Benson discloses finances, urges lawmakers to require it
LANSING, Mich. (AP) — Michigan Secretary of State Jocelyn Benson voluntarily disclosed her personal finances Thursday while calling on state lawmakers to make such reporting mandatory.
The Democrat posted a financial disclosure form on her department’s website. It is modeled after the statement used by Congress and lists her income, assets and other information.
Michigan is one of just two states where legislators pass and reject laws without the public knowing about their personal finances. Other state elected officials do not have to file disclosures either, though governors typically voluntarily release portions of their tax returns while gubernatorial candidates in the last election voluntarily issued versions of financial disclosure statements.
“If Michigan residents are to have confidence that their elected leaders are acting in their best interests, they must know who else, if anyone, may be influencing their decisions behind closed doors,” Benson said in a statement. “One of the best ways we can restore the public’s trust in our government is to require our elected leaders to fully disclose any outside income, investments, travel or gifts they may receive as candidates or elected officials.”
Financial disclosure bills have died previously in the Republican-led Legislature, where potential conflicts of interest become public record only if lawmakers take the rare step of recusing themselves from voting.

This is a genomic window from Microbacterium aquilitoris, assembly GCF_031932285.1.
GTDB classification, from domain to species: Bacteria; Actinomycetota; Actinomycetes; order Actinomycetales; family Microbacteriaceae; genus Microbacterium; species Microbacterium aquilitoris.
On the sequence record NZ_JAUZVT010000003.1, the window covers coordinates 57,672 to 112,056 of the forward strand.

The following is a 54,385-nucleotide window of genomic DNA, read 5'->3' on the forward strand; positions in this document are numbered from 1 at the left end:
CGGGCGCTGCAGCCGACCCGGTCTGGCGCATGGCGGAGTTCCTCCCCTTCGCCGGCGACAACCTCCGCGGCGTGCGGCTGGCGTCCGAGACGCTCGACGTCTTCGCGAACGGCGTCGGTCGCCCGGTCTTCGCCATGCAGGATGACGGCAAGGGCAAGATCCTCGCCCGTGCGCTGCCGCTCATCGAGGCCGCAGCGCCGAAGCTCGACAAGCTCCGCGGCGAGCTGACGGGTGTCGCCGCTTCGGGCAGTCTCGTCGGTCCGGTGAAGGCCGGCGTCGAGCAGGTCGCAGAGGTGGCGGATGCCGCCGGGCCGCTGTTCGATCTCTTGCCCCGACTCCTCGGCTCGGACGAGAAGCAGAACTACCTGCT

Benson, who took office in January, disclosed 2018 income that included a $300,000 salary to be CEO of the Ross Initiative in Sports for Equality, a $70,000 salary to work as an associate law professor at Wayne State University and her husband’s $165,000 salary from the city of Detroit. She reported between $102,000 and $270,000 in three joint bank accounts along with between $250,000 and $500,000 in her 403(b) retirement account through Wayne State. Her husband had between $100,000 and $250,000 in a 401(k) account.
They listed no liabilities. Benson said she is on unpaid leave as a tenured Wayne State faculty member while serving as secretary of state.
Her announcement came during Sunshine Week, an annual celebration of open government. Benson on Wednesday launched a “transparency” webpage that includes her calendar, a link to her agency’s spending and information such as how to file a public-records request to her department.